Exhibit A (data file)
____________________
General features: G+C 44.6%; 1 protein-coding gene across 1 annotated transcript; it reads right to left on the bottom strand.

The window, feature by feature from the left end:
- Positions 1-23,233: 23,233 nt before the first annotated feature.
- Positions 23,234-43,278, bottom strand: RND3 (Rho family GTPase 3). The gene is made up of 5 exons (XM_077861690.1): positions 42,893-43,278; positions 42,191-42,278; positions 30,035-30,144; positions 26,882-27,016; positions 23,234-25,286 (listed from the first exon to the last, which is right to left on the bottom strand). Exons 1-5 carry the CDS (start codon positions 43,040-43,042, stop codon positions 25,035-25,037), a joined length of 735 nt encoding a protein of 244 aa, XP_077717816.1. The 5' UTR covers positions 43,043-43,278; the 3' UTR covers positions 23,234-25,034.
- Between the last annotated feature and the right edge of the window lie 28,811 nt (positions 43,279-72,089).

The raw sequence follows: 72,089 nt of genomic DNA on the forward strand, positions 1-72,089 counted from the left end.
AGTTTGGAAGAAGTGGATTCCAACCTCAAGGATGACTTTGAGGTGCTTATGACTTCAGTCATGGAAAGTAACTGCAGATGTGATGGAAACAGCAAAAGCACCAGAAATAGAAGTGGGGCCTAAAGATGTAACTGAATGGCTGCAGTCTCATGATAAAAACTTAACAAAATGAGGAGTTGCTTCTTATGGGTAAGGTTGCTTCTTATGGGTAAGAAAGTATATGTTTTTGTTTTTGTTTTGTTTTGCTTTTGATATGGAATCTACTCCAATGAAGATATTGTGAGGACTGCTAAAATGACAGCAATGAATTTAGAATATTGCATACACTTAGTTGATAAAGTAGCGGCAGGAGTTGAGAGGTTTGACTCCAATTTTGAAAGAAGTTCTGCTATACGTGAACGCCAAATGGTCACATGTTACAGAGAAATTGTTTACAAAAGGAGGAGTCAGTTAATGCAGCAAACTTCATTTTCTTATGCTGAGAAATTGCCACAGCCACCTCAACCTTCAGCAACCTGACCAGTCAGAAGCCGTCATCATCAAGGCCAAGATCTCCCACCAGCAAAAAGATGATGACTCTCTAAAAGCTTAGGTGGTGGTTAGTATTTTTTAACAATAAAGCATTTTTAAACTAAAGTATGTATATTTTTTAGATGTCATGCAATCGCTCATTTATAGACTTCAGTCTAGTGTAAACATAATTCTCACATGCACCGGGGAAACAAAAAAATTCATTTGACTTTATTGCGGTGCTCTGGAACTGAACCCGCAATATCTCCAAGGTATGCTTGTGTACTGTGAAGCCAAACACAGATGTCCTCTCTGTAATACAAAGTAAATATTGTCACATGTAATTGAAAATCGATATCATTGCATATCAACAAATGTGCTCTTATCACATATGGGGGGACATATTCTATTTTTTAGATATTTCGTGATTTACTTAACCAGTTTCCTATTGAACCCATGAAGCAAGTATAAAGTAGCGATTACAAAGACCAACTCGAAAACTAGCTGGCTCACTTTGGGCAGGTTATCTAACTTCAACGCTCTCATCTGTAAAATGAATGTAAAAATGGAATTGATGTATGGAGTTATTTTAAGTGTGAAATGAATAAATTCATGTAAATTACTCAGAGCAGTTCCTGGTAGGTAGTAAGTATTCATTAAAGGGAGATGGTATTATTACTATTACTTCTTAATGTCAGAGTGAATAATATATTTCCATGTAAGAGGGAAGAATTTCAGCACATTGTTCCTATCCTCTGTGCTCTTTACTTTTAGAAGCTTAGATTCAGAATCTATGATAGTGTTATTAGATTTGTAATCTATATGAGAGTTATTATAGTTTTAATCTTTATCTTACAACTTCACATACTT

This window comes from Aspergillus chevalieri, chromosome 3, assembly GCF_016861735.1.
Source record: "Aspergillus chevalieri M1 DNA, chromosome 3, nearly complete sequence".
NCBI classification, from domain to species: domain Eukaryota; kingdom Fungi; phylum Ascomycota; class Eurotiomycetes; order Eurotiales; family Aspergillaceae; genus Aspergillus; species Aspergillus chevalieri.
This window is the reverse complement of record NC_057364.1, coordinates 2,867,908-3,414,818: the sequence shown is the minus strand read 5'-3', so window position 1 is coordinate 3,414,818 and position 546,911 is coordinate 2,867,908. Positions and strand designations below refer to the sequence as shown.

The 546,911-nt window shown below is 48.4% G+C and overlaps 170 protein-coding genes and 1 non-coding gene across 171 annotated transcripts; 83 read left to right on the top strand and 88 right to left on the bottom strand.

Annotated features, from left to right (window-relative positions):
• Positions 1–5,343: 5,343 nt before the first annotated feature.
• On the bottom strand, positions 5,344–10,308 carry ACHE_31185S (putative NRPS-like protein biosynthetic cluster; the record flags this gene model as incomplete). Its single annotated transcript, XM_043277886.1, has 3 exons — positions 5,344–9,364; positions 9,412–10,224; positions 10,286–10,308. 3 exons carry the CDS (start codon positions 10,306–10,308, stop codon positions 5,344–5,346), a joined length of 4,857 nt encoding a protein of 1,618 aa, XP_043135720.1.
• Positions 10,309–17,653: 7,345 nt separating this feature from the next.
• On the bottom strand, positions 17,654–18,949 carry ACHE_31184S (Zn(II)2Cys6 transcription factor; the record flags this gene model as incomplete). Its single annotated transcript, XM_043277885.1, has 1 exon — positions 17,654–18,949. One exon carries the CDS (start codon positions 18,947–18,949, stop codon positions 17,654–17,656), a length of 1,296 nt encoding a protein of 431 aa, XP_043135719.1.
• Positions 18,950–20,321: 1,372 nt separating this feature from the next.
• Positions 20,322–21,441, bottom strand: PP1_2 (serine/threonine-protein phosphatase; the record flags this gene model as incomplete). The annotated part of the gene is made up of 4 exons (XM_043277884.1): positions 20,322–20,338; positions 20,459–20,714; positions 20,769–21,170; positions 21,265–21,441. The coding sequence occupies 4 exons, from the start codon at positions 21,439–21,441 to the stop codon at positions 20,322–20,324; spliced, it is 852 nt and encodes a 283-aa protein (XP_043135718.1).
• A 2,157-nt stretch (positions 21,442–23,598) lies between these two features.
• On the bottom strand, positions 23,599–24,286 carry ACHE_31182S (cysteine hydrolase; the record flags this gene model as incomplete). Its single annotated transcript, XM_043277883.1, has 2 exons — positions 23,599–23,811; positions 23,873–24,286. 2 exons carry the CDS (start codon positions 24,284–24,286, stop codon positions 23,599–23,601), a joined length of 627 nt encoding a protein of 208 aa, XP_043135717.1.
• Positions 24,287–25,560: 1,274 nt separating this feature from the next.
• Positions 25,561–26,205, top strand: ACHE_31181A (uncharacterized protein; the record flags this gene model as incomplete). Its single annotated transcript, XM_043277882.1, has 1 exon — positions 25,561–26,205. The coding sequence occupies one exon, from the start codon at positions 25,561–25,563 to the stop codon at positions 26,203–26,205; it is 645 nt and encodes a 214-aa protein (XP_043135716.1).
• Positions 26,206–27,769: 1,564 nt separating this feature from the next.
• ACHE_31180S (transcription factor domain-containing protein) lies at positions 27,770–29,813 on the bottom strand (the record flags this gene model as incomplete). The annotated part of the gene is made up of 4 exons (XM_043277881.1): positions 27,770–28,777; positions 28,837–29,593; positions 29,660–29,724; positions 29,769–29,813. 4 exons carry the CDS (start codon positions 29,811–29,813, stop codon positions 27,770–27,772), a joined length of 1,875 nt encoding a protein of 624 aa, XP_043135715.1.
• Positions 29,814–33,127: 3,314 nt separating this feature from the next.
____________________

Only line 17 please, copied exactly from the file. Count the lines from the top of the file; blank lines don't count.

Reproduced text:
• On the bottom strand, positions 17,654–18,949 carry ACHE_31184S (Zn(II)2Cys6 transcription factor; the record flags this gene model as incomplete). Its single annotated transcript, XM_043277885.1, has 1 exon — positions 17,654–18,949. One exon carries the CDS (start codon positions 18,947–18,949, stop codon positions 17,654–17,656), a length of 1,296 nt encoding a protein of 431 aa, XP_043135719.1.